Let it snow

Rain suspends Game 5, which the Rays and Phillies will try to finish Tuesday. That's one off day down, 156 to go before Opening Day.

Published October 28, 2008 11:00AM (EDT)

This is a good thing, people. The first World Series game ever to be suspended because of weather, it's a good thing.

There are 159 days between Monday and April 5, which is the night of the first regular-season game of 2009. There had been baseball games tentatively scheduled for two of those nights, Wednesday and Thursday, Games 6 and 7, if necessary. Now there will be baseball played in anger on what had been one of the 157 off days.

Which one, we don't know yet. Commissioner Bud Selig and the umpires suspended Game 5 in Philadelphia Monday in the middle of the sixth inning, the score tied 2-2. It was raining hard, B.J. Upton had just done the backstroke around the bases and Charlie Manuel was taking on water. The forecast said it wasn't going to get much better. They'll try to start again Tuesday night at 8 p.m. EDT.

The weather forecast wasn't looking very baseball-ish for the rest of the night Monday. It looks grim for Tuesday too, though there's reason for cautious optimism for enough of a dry spell to allow three and a half innings to be played. Wednesday it's supposed to snow. Thursday looks pretty nice.

Selig said the Rays and Phillies would play those last three and a half innings -- and extras if necessary -- in Philly if they had to wait till Thanksgiving. It won't be that long, but there is a slight chance of November baseball, if it takes a few days to get Game 5 in and the Rays win it and Game 6 too.

November baseball has happened only once, in 2001. The 9/11 attacks pushed the end of the season and the entire playoff schedule back a week, and that memorable Luis Gonzalez dying quail was hit on Nov. 4.

Next year baseball will play World Series games in November voluntarily for the first time. The whole season's being pushed back a week to make room for the second World Baseball Classic. If you liked Monday's action -- it was sort of like tuna fishing in high seas, but with a smaller strike zone -- you'll be rooting for Northern and Eastern teams that don't play in domes to make the World Series.

Nobody's winning any points for originality for saying that the season goes too deep into October and now November, potentially causing the most meaningful games of the year to be played in terrible weather. We went through this two years ago and we'll go through it again.

If it were important enough to Major League Baseball to play the World Series in mid-October, when the chance of football weather is a little less, it would start the season a little earlier and schedule some double-headers. A few home dates' worth of revenue per team would be lost and the sport's showcase event would be a little less likely to be an aesthetic mess.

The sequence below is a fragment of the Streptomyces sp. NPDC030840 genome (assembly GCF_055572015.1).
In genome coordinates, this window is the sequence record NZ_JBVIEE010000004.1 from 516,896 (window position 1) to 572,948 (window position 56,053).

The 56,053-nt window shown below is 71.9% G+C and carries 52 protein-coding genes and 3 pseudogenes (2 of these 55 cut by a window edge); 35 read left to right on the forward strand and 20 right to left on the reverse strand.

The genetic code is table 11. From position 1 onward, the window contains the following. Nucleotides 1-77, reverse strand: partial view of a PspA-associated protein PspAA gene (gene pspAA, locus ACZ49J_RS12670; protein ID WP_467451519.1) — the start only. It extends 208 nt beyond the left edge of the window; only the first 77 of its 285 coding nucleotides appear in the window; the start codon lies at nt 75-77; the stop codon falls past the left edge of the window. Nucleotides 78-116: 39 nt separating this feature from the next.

I think it would be a wise decision in the long run, forfeiting a little dough in the short term but, theoretically, garnering better October numbers in the long run for World Series in which the lead announcer on the national TV broadcast doesn't feel compelled to posit that the sloppiness of the infield had rendered a stolen base attempt impossible.

Joe Buck said that right before Upton stole second, allowing him to tie the game on Carlos Pena's single. And before we all have a good laugh at Buck's expense over that one, let me be the first to say I agreed with him when he said it.

But baseball's not going to make that decision. Selig rarely asks my advice, and even if I'm right about the long run, Selig's never been one to sacrifice short-term revenue for long-term gain. And there are enough warm weather and dome teams that the odds of a perfectly comfortable World Series played Halloween week aren't terrible.

Games 6 and 7, if necessary, will be played in a dome, which is a whole nother kind of aesthetic problem. That leaves three and a half innings, maybe a few extra, to be played in the cold and wet. Not ideal, but better than an off day any old time.

By King Kaufman

King Kaufman is a senior writer for Salon. You can e-mail him at king at salon dot com. Facebook / Twitter / Tumblr

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